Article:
On Tuesday, Tennessee Governor Bill Haslam signed HB 2401, amending Tennessee’s condominium statue to make it clear that condominium associations cannot acquire a “superpriority” lien that trumps a first security interest on the same property. As a result of the amendment, it is now clear that under Tennessee law a condominium only has a “payment priority” interest – that is, the right to receive six months’ worth of delinquent common expense assessments owed by a unit’s owner when the mortgagee forecloses on the property.
Tennessee is one of 24 states that had adopted some form of the Uniform Condominium Act or Uniform Common Interest Organization Act. Those model laws included ambiguous text that left it unclear as to the sort of interest a condominium or other common interest organization acquires on property within the association when the unit’s owner fails to make the required payments for association dues. For years, lenders and common interest organizations in those states operated as if the organization received only a payment priority, meaning the priority right to be paid after the mortgagee foreclosed on its first security interest in the property. In the past few years, however, state courts in Washington, Nevada, Massachusetts, and Rhode Island, and the Court of Appeals for the District of Columbia have issued opinions holding that the statutes actually provide a “superpriority” lien to the organization, which takes priority over the lender’s first security interest – meaning not only that the association’s lien survives the lender’s foreclosure, but also that the association can foreclose on its interest and extinguish the lender’s security interest.
The recent slew of decisions interpreting those laws has created turmoil in the lending community, particularly in the State of Nevada, which had both the highest percentage of properties subject to common interest organizations and one of the highest mortgage default rates in the country during the housing crisis. As we’ve documented, lenders and servicers continue to fight for their loans in the State on several grounds, including under arguments that the state law is preempted as to federally insured loans, trumped by the Housing and Economic Recovery Act of 2008 as to loans held by Fannie Mae and Freddie Mac, and unconstitutional in light of the Due Process and Takings Clauses. Lenders and servicers have also pointed out that, in many cases, they attempted to pay the “superpriority” portion of the HOA’s lien before the HOA’s foreclosure, and thereby extinguished the lien. The merit of all of those arguments has yet to be finally resolved, however; the Nevada Supreme Court’s most recent ruling suggested that the question will come down to a balancing of the facts and equities at trial.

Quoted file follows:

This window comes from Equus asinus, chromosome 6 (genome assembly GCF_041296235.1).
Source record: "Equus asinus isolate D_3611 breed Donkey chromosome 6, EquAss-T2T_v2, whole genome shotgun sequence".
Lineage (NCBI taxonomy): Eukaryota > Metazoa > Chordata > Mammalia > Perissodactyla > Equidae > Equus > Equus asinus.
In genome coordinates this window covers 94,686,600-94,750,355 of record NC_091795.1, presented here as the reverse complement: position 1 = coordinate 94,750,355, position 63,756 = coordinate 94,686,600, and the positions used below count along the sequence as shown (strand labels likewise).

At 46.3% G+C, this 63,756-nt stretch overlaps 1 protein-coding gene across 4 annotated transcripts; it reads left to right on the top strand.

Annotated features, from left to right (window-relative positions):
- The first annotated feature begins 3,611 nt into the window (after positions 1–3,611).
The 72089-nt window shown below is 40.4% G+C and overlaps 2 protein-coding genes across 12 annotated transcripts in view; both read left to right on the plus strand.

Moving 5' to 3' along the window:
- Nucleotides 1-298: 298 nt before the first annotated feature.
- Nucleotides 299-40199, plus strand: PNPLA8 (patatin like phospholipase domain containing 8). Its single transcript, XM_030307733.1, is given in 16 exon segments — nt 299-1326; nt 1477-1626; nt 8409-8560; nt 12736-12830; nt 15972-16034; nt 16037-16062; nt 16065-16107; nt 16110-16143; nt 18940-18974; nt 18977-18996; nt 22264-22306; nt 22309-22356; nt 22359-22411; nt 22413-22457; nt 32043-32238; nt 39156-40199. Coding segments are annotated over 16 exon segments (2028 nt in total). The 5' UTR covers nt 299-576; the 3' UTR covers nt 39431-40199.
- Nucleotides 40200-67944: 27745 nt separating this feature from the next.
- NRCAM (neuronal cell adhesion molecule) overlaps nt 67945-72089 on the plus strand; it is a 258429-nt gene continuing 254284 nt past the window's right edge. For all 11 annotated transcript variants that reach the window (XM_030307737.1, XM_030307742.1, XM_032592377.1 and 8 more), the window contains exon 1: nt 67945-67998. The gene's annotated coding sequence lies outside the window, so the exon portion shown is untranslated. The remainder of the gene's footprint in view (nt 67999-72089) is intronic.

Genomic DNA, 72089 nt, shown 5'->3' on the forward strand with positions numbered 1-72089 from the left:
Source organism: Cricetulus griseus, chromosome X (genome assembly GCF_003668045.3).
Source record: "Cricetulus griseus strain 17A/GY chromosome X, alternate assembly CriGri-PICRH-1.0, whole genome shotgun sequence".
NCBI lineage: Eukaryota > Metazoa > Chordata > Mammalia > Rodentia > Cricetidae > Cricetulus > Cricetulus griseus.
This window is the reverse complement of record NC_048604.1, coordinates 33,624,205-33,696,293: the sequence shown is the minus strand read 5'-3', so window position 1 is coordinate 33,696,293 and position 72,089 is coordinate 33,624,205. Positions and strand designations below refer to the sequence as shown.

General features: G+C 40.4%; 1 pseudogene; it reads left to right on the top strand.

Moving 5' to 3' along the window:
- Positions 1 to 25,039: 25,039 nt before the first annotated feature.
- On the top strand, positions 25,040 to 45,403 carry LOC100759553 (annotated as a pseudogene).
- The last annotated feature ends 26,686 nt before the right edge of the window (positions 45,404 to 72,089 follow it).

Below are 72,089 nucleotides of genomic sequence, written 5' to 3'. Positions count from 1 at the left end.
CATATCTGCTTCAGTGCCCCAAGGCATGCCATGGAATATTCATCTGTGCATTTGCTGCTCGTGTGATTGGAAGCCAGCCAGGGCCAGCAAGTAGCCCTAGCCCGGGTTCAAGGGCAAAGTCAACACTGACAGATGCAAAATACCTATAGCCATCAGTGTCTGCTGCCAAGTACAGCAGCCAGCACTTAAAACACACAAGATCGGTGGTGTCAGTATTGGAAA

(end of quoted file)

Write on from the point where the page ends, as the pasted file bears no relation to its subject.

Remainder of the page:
The Mortgage Bankers Association has taken the lead in attempting to work with States to amend their existing laws in order to avoid another crisis like the one brewing in Nevada, including by working with the Tennessee Legislature to help it amend its law. But even now, several more States – including Alabama and Colorado, among others – have laws on their books that closely track the language that courts have held creates a superpriority lien capable of extinguishing a lender’s first security interest. Until those laws are amended – or the highest court in each State interprets them differently from how other courts have construed the same language – lenders with security interests in those States should beware of any association’s lien.